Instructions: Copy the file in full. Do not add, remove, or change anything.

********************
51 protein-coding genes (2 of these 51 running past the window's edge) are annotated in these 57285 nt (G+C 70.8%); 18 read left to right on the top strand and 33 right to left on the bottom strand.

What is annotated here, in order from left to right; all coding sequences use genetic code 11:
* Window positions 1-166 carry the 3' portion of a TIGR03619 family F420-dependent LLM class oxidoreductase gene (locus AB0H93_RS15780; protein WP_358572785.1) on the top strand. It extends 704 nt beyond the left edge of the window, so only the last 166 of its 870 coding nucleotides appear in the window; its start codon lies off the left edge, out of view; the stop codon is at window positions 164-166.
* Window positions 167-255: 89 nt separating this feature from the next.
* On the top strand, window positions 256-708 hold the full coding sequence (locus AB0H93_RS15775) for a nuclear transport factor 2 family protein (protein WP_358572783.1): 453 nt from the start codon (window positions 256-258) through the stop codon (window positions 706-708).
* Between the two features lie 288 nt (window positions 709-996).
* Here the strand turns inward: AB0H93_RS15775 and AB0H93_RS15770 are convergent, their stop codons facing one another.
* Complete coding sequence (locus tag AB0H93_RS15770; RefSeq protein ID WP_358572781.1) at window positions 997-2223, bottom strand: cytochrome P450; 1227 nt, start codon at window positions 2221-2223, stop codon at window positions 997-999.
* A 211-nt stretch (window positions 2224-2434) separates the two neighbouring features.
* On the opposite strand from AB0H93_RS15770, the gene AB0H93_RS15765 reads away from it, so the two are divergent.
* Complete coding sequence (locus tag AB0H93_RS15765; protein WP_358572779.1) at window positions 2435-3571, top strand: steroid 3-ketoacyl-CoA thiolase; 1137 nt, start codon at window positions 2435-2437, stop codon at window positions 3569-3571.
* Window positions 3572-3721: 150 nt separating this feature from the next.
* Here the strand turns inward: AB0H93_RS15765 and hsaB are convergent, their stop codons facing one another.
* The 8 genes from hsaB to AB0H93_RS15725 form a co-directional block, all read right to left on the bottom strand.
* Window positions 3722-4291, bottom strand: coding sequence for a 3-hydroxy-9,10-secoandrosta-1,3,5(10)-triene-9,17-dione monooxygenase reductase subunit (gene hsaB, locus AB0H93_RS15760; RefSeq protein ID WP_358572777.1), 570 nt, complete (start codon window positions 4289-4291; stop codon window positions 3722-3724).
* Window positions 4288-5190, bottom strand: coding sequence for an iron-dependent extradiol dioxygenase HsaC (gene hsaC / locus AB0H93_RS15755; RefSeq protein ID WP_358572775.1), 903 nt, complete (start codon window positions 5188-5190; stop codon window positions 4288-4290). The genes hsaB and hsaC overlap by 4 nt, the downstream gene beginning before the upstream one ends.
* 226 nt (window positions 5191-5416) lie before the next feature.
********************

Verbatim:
51 protein-coding genes (2 of these 51 running past the window's edge) are annotated in these 57285 nt (G+C 70.8%); 18 read left to right on the top strand and 33 right to left on the bottom strand.

What is annotated here, in order from left to right; all coding sequences use genetic code 11:
* Window positions 1-166 carry the 3' portion of a TIGR03619 family F420-dependent LLM class oxidoreductase gene (locus AB0H93_RS15780; protein WP_358572785.1) on the top strand. It extends 704 nt beyond the left edge of the window, so only the last 166 of its 870 coding nucleotides appear in the window; its start codon lies off the left edge, out of view; the stop codon is at window positions 164-166.
* Window positions 167-255: 89 nt separating this feature from the next.
* On the top strand, window positions 256-708 hold the full coding sequence (locus AB0H93_RS15775) for a nuclear transport factor 2 family protein (protein WP_358572783.1): 453 nt from the start codon (window positions 256-258) through the stop codon (window positions 706-708).
* Between the two features lie 288 nt (window positions 709-996).
* Here the strand turns inward: AB0H93_RS15775 and AB0H93_RS15770 are convergent, their stop codons facing one another.
* Complete coding sequence (locus tag AB0H93_RS15770; RefSeq protein ID WP_358572781.1) at window positions 997-2223, bottom strand: cytochrome P450; 1227 nt, start codon at window positions 2221-2223, stop codon at window positions 997-999.
* A 211-nt stretch (window positions 2224-2434) separates the two neighbouring features.
* On the opposite strand from AB0H93_RS15770, the gene AB0H93_RS15765 reads away from it, so the two are divergent.
* Complete coding sequence (locus tag AB0H93_RS15765; protein WP_358572779.1) at window positions 2435-3571, top strand: steroid 3-ketoacyl-CoA thiolase; 1137 nt, start codon at window positions 2435-2437, stop codon at window positions 3569-3571.
* Window positions 3572-3721: 150 nt separating this feature from the next.
* Here the strand turns inward: AB0H93_RS15765 and hsaB are convergent, their stop codons facing one another.
* The 8 genes from hsaB to AB0H93_RS15725 form a co-directional block, all read right to left on the bottom strand.
* Window positions 3722-4291, bottom strand: coding sequence for a 3-hydroxy-9,10-secoandrosta-1,3,5(10)-triene-9,17-dione monooxygenase reductase subunit (gene hsaB, locus AB0H93_RS15760; RefSeq protein ID WP_358572777.1), 570 nt, complete (start codon window positions 4289-4291; stop codon window positions 3722-3724).
* Window positions 4288-5190, bottom strand: coding sequence for an iron-dependent extradiol dioxygenase HsaC (gene hsaC / locus AB0H93_RS15755; RefSeq protein ID WP_358572775.1), 903 nt, complete (start codon window positions 5188-5190; stop codon window positions 4288-4290). The genes hsaB and hsaC overlap by 4 nt, the downstream gene beginning before the upstream one ends.
* 226 nt (window positions 5191-5416) lie before the next feature.